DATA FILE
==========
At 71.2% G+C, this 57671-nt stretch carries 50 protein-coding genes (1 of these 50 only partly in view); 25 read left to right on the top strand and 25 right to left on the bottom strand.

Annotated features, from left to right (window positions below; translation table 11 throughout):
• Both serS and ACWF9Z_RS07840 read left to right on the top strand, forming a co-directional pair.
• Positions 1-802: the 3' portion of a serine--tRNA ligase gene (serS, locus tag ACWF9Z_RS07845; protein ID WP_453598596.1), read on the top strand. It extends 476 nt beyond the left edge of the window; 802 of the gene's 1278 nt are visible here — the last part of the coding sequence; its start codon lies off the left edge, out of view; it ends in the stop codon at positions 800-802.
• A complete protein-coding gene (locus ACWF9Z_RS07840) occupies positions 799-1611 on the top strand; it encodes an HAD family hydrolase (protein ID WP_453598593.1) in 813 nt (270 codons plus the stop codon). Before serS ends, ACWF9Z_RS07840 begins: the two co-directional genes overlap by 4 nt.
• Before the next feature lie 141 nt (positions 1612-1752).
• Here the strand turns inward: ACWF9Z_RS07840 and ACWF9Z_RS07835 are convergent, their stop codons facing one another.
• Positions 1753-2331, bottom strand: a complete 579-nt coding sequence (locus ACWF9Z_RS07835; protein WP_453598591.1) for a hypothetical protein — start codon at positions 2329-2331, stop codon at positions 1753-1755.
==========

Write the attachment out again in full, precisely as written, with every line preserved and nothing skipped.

At 71.2% G+C, this 57671-nt stretch carries 50 protein-coding genes (1 of these 50 only partly in view); 25 read left to right on the top strand and 25 right to left on the bottom strand.

Annotated features, from left to right (window positions below; translation table 11 throughout):
• Both serS and ACWF9Z_RS07840 read left to right on the top strand, forming a co-directional pair.
• Positions 1-802: the 3' portion of a serine--tRNA ligase gene (serS, locus tag ACWF9Z_RS07845; protein ID WP_453598596.1), read on the top strand. It extends 476 nt beyond the left edge of the window; 802 of the gene's 1278 nt are visible here — the last part of the coding sequence; its start codon lies off the left edge, out of view; it ends in the stop codon at positions 800-802.
• A complete protein-coding gene (locus ACWF9Z_RS07840) occupies positions 799-1611 on the top strand; it encodes an HAD family hydrolase (protein ID WP_453598593.1) in 813 nt (270 codons plus the stop codon). Before serS ends, ACWF9Z_RS07840 begins: the two co-directional genes overlap by 4 nt.
• Before the next feature lie 141 nt (positions 1612-1752).
• Here the strand turns inward: ACWF9Z_RS07840 and ACWF9Z_RS07835 are convergent, their stop codons facing one another.
• Positions 1753-2331, bottom strand: a complete 579-nt coding sequence (locus ACWF9Z_RS07835; protein WP_453598591.1) for a hypothetical protein — start codon at positions 2329-2331, stop codon at positions 1753-1755.